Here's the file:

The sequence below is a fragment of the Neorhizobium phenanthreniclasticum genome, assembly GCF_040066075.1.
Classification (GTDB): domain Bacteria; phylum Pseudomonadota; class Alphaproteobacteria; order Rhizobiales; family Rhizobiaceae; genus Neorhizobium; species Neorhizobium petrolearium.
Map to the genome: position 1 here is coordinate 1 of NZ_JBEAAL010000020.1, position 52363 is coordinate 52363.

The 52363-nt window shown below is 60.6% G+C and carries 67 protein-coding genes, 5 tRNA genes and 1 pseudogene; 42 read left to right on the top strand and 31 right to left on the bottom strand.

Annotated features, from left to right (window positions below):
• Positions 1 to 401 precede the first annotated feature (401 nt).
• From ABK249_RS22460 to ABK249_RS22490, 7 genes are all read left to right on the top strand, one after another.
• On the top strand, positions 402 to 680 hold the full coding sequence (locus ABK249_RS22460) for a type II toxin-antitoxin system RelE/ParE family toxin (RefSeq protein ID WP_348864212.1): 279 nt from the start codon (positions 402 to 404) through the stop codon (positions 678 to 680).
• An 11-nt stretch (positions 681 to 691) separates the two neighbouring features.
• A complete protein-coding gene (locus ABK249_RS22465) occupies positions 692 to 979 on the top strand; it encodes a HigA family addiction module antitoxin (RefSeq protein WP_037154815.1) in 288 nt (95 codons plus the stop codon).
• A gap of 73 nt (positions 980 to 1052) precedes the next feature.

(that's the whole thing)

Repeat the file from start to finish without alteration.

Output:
The sequence below is a fragment of the Neorhizobium phenanthreniclasticum genome, assembly GCF_040066075.1.
Classification (GTDB): domain Bacteria; phylum Pseudomonadota; class Alphaproteobacteria; order Rhizobiales; family Rhizobiaceae; genus Neorhizobium; species Neorhizobium petrolearium.
Map to the genome: position 1 here is coordinate 1 of NZ_JBEAAL010000020.1, position 52363 is coordinate 52363.

The 52363-nt window shown below is 60.6% G+C and carries 67 protein-coding genes, 5 tRNA genes and 1 pseudogene; 42 read left to right on the top strand and 31 right to left on the bottom strand.

Annotated features, from left to right (window positions below):
• Positions 1 to 401 precede the first annotated feature (401 nt).
• From ABK249_RS22460 to ABK249_RS22490, 7 genes are all read left to right on the top strand, one after another.
• On the top strand, positions 402 to 680 hold the full coding sequence (locus ABK249_RS22460) for a type II toxin-antitoxin system RelE/ParE family toxin (RefSeq protein ID WP_348864212.1): 279 nt from the start codon (positions 402 to 404) through the stop codon (positions 678 to 680).
• An 11-nt stretch (positions 681 to 691) separates the two neighbouring features.
• A complete protein-coding gene (locus ABK249_RS22465) occupies positions 692 to 979 on the top strand; it encodes a HigA family addiction module antitoxin (RefSeq protein WP_037154815.1) in 288 nt (95 codons plus the stop codon).
• A gap of 73 nt (positions 980 to 1052) precedes the next feature.